Tunneling noise and defects in exfoliated hexagonal boron nitride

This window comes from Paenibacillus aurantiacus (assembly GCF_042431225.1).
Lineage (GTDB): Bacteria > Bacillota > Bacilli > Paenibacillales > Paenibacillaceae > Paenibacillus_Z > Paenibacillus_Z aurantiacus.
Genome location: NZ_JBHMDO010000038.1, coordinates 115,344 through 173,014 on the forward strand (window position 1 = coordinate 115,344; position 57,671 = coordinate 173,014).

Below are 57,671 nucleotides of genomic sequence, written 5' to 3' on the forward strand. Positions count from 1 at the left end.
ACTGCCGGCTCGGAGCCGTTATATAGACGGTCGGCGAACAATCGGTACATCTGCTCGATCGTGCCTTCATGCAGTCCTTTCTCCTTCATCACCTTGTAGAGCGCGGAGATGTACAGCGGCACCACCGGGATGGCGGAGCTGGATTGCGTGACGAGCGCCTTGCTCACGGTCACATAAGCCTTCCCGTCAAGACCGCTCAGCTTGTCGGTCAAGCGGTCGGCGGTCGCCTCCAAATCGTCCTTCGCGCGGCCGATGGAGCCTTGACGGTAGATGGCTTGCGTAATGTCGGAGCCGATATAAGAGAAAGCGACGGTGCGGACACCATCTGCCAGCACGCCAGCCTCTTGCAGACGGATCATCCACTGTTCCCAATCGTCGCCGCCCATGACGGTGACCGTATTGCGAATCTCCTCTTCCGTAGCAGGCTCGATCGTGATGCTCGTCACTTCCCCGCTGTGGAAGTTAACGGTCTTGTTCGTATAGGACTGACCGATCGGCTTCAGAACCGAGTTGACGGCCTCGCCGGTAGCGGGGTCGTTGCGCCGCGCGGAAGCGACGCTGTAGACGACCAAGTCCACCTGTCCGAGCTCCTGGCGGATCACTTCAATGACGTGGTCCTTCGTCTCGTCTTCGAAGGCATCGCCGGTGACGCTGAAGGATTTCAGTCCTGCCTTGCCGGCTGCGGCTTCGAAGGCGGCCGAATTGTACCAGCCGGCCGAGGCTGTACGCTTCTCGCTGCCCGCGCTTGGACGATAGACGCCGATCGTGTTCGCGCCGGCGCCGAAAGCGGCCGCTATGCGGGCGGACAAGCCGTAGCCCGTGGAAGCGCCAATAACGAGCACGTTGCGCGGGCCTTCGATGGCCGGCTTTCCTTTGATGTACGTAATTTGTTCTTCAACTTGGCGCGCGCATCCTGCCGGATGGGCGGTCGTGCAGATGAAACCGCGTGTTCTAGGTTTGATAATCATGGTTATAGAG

Hexagonal boron nitride (hBN) has become a mainstay as an insulating barrier in stackable nanoelectronics because of its large bandgap and chemical stability. At mono- and bilayer thicknesses, hBN can function as a tunnel barrier for electronic spectroscopy measurements. Noise spectroscopy is of particular interest, as noise can be a sensitive probe for electronic correlations not detectable by first-moment current measurements. In addition to the expected Johnson-Nyquist thermal noise and nonequilibrium shot noise, low frequency (<100 kHz) noise measurements in Au/hBN/Au tunneling structures as a function of temperature and bias reveal the presence of thermally excited dynamic defects, as manifested through a flicker noise contribution at high bias that freezes out as temperature is decreased. In contrast, broad-band high frequency (∼250MHz – 580MHz) measurements on the same device show shot noise with no flicker noise contribution. The presence of the flicker noise through multiple fabrication approaches and processing treatments suggests that the fluctuators are in the hBN layer itself. Device-to-device variation and the approximate 1/f dependence of the flicker noise constrain the fluctuator density to on the order of a few per square micron.
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